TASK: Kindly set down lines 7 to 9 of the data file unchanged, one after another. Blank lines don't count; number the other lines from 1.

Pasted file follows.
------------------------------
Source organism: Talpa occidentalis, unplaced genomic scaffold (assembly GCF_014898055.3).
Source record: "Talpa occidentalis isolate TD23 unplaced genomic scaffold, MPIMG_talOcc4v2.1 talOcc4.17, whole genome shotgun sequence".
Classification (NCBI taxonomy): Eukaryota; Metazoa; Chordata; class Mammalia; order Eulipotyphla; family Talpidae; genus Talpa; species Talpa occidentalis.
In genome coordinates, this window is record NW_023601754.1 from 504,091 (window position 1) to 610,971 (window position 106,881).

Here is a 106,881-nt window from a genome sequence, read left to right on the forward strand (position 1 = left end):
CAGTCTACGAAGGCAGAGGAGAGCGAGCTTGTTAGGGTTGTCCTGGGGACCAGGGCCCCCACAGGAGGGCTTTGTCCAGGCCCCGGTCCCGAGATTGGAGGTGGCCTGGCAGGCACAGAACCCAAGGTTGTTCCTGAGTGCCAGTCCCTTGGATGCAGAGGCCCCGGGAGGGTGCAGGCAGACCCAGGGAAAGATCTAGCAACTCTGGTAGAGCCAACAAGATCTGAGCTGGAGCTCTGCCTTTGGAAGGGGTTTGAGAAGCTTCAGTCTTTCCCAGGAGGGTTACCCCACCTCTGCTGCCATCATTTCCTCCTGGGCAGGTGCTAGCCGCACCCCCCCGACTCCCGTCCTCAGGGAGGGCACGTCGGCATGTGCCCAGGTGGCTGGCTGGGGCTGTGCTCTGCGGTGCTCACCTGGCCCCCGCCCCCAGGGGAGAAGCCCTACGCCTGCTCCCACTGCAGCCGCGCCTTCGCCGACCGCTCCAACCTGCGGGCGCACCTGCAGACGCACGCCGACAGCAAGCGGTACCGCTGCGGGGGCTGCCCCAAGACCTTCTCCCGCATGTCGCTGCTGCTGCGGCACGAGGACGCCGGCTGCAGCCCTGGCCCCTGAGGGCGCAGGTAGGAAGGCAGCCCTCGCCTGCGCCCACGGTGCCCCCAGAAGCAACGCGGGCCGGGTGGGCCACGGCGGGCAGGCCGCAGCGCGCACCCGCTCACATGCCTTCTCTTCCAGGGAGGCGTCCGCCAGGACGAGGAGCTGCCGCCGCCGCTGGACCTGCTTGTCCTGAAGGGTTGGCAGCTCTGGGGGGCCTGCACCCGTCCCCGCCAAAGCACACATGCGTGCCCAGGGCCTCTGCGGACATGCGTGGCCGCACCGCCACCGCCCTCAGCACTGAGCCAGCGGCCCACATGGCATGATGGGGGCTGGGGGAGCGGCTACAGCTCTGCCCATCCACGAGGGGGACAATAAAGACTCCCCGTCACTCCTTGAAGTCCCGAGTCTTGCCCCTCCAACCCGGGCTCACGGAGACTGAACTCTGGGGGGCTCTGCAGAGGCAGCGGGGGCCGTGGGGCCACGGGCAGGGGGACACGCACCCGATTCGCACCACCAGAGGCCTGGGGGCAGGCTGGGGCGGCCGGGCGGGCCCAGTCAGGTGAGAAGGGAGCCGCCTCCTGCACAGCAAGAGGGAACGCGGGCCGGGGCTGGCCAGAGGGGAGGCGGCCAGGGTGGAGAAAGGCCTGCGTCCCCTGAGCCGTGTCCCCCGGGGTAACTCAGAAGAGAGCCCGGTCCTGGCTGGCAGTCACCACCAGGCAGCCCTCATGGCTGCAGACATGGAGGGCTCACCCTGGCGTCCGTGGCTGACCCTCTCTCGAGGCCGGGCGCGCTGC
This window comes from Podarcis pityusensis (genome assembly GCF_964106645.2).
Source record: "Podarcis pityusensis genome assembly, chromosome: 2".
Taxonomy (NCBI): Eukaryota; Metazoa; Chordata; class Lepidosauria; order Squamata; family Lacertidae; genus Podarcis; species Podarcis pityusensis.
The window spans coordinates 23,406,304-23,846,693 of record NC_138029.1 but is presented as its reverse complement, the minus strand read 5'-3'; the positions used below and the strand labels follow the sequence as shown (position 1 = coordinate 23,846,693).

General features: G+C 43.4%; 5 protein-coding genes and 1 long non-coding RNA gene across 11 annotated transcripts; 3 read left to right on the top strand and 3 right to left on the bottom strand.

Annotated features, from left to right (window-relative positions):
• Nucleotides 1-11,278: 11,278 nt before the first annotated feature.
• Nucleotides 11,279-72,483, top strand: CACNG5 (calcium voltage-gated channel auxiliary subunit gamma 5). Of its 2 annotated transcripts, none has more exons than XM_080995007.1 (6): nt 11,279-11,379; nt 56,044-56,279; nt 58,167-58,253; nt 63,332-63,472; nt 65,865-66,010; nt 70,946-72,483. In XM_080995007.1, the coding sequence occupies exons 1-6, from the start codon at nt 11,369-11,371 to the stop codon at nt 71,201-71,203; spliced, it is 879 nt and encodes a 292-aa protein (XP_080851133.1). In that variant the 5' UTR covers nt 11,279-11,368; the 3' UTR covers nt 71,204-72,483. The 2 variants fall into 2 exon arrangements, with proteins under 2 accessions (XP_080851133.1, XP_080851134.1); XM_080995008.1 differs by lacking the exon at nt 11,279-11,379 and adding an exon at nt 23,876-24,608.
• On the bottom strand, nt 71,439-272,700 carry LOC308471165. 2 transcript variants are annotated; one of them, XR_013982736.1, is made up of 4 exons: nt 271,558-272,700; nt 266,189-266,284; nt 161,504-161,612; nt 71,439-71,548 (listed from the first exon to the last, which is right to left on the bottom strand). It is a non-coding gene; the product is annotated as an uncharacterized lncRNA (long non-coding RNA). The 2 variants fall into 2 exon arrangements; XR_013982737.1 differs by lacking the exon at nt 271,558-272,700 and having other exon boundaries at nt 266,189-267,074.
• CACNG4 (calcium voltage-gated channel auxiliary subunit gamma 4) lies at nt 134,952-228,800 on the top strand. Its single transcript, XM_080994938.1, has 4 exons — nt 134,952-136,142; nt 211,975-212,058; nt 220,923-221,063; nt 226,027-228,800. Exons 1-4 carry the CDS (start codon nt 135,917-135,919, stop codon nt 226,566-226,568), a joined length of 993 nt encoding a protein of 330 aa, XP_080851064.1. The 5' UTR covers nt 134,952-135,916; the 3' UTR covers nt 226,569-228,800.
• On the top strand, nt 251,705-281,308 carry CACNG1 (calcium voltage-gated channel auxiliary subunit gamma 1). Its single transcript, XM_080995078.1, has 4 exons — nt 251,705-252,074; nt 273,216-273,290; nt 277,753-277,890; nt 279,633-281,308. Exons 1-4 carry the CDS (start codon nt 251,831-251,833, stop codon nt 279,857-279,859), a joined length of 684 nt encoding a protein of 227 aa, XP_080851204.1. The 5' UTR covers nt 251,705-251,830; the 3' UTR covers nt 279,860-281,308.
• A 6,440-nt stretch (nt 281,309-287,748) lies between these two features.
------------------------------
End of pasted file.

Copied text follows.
This window comes from Podarcis pityusensis (genome assembly GCF_964106645.2).
Source record: "Podarcis pityusensis genome assembly, chromosome: 2".
Taxonomy (NCBI): Eukaryota; Metazoa; Chordata; class Lepidosauria; order Squamata; family Lacertidae; genus Podarcis; species Podarcis pityusensis.